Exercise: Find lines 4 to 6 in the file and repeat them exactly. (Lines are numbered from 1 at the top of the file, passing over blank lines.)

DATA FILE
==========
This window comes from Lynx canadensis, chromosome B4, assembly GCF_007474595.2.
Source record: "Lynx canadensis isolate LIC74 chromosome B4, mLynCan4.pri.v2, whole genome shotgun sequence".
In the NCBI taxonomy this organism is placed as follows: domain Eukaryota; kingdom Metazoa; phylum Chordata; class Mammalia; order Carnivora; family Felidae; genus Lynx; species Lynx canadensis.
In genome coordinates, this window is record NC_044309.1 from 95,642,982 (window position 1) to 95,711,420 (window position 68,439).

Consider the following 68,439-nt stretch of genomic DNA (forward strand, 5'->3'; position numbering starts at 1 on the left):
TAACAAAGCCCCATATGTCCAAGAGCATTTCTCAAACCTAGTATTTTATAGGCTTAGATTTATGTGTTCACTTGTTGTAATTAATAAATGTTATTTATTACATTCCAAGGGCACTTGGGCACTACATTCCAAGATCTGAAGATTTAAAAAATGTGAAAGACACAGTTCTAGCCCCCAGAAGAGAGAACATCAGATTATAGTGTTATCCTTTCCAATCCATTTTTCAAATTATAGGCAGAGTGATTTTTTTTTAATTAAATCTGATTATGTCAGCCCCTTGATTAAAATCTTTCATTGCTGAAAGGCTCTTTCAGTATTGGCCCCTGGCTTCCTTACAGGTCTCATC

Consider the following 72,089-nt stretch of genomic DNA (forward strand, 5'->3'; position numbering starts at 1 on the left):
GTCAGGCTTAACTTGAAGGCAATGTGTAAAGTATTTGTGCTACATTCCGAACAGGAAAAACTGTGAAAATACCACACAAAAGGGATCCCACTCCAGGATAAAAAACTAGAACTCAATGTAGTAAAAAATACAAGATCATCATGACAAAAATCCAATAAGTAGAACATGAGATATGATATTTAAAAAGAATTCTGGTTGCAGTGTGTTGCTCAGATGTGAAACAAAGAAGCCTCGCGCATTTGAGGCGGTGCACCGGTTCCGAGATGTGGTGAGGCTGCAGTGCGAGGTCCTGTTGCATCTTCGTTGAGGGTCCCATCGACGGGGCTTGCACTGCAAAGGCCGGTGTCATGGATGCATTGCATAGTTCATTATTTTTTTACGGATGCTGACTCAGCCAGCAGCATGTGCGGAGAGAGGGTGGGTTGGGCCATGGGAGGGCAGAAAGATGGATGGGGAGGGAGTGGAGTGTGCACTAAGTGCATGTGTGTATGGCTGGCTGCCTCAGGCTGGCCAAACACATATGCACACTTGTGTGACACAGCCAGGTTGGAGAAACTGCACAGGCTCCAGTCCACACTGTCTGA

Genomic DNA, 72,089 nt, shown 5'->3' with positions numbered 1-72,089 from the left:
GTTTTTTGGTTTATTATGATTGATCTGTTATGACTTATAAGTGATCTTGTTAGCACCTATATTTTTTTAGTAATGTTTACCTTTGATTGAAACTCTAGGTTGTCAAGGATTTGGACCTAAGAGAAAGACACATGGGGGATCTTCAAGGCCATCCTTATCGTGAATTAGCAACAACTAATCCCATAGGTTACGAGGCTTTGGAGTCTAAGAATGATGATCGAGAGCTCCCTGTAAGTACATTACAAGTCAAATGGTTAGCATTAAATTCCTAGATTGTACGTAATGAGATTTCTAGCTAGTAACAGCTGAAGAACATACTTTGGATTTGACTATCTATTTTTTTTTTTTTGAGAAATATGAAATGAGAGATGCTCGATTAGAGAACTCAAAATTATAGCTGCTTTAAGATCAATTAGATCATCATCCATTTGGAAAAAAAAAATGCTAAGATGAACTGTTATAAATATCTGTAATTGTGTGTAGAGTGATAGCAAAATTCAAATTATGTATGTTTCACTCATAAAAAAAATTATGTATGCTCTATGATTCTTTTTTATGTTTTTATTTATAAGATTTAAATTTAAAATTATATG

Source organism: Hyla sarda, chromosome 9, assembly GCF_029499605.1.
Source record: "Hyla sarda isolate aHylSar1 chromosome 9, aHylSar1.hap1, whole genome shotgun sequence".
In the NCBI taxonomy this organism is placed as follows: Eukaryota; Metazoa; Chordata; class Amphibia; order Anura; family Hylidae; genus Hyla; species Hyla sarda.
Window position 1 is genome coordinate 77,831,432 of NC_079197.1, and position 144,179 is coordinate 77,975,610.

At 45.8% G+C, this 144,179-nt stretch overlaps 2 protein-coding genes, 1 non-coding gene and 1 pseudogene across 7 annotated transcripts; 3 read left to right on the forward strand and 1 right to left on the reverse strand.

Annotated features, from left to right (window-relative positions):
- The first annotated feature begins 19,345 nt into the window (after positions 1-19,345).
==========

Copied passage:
In genome coordinates, this window is record NC_044309.1 from 95,642,982 (window position 1) to 95,711,420 (window position 68,439).

Consider the following 68,439-nt stretch of genomic DNA (forward strand, 5'->3'; position numbering starts at 1 on the left):
TAACAAAGCCCCATATGTCCAAGAGCATTTCTCAAACCTAGTATTTTATAGGCTTAGATTTATGTGTTCACTTGTTGTAATTAATAAATGTTATTTATTACATTCCAAGGGCACTTGGGCACTACATTCCAAGATCTGAAGATTTAAAAAATGTGAAAGACACAGTTCTAGCCCCCAGAAGAGAGAACATCAGATTATAGTGTTATCCTTTCCAATCCATTTTTCAAATTATAGGCAGAGTGATTTTTTTTTAATTAAATCTGATTATGTCAGCCCCTTGATTAAAATCTTTCATTGCTGAAAGGCTCTTTCAGTATTGGCCCCTGGCTTCCTTACAGGTCTCATC